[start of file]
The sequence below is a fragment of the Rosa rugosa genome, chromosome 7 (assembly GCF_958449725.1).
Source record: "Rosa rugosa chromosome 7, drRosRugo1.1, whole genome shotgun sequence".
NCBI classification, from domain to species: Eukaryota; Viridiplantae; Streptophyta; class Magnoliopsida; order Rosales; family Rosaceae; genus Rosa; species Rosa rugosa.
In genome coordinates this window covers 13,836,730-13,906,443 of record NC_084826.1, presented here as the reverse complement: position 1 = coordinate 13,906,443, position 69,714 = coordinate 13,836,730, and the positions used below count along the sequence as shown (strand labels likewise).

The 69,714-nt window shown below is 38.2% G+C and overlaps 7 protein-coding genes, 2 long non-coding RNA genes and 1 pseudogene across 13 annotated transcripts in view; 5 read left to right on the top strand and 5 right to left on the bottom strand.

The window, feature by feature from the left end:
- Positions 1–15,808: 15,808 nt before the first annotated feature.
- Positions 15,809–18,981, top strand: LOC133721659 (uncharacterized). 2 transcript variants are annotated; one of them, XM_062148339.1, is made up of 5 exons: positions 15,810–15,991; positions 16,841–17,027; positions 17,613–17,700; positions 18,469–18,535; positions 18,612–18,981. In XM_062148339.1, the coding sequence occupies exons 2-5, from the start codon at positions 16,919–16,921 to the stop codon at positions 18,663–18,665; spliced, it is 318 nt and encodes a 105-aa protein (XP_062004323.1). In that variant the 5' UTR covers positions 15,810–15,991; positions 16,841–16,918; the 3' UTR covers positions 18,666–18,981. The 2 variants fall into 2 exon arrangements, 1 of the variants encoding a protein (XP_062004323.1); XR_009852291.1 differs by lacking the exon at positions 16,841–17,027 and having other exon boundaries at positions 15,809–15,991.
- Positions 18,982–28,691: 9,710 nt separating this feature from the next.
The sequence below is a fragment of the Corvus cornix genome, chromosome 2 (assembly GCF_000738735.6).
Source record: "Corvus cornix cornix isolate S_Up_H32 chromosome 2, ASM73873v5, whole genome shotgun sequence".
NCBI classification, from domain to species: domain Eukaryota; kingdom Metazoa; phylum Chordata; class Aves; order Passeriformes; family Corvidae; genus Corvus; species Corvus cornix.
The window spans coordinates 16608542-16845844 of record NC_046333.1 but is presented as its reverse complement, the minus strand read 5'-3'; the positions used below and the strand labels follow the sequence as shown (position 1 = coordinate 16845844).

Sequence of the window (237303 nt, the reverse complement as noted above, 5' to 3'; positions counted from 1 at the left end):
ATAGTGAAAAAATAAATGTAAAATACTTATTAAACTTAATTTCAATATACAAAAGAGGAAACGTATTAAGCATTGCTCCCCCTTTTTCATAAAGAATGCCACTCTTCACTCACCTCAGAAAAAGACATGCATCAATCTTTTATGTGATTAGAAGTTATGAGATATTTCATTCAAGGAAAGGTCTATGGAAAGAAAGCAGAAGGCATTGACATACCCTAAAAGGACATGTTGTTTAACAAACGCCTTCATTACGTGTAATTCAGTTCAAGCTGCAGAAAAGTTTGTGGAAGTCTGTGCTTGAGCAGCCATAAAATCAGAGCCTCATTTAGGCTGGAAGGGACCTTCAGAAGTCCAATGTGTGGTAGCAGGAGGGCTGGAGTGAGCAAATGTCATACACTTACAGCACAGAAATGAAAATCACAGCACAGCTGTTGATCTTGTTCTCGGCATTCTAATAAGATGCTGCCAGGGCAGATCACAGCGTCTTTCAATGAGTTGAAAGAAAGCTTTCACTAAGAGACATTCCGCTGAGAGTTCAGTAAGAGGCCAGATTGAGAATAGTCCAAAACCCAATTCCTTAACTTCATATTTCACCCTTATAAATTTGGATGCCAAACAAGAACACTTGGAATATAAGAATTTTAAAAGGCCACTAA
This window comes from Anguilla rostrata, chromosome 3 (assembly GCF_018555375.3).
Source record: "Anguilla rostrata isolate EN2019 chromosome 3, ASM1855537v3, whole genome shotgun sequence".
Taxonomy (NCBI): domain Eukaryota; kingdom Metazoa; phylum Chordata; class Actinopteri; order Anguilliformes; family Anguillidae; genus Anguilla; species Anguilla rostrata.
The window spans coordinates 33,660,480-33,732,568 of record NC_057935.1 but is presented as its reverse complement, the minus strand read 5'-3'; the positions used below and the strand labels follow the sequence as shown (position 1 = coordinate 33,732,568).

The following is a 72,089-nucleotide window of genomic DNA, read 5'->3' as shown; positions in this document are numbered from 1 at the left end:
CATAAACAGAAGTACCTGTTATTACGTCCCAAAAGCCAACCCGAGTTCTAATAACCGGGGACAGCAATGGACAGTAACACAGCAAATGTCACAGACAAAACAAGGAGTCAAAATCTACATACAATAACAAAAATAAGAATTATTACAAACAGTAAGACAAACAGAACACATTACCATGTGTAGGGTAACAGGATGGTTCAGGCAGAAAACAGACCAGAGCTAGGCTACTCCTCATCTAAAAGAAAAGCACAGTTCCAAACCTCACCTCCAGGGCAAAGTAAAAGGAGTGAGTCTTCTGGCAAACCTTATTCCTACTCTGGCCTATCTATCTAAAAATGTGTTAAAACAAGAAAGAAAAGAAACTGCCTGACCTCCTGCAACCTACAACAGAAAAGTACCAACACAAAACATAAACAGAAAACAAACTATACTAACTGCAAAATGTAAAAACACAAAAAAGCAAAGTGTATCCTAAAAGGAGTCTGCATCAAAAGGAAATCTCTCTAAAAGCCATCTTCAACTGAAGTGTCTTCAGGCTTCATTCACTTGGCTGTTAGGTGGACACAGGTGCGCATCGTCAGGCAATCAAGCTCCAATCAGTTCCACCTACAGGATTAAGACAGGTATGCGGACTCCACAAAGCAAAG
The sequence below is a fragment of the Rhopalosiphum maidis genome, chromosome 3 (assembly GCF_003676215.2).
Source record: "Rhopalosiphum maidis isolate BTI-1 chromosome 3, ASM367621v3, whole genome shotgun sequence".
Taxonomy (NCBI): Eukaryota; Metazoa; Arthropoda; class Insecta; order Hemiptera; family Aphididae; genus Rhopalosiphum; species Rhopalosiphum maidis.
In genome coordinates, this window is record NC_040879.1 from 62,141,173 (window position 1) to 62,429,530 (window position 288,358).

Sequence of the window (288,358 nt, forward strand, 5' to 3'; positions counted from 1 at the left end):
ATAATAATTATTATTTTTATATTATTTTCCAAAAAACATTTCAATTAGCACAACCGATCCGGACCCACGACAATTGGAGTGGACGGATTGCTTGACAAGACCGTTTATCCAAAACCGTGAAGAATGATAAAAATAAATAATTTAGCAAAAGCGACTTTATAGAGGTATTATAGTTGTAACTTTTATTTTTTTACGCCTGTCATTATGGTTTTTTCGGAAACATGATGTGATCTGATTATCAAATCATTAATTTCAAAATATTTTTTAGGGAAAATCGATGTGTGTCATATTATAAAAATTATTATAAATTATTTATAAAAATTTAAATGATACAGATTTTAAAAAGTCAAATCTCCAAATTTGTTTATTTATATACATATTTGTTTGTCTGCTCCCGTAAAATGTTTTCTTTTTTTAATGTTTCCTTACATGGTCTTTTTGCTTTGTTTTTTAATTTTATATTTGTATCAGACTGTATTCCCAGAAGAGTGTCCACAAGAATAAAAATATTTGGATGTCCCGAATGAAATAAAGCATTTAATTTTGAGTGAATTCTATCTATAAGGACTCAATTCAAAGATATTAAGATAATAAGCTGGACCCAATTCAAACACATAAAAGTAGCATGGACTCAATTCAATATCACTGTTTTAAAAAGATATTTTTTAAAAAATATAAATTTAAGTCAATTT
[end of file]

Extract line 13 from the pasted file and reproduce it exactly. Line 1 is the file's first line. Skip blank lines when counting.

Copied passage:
The window spans coordinates 16608542-16845844 of record NC_046333.1 but is presented as its reverse complement, the minus strand read 5'-3'; the positions used below and the strand labels follow the sequence as shown (position 1 = coordinate 16845844).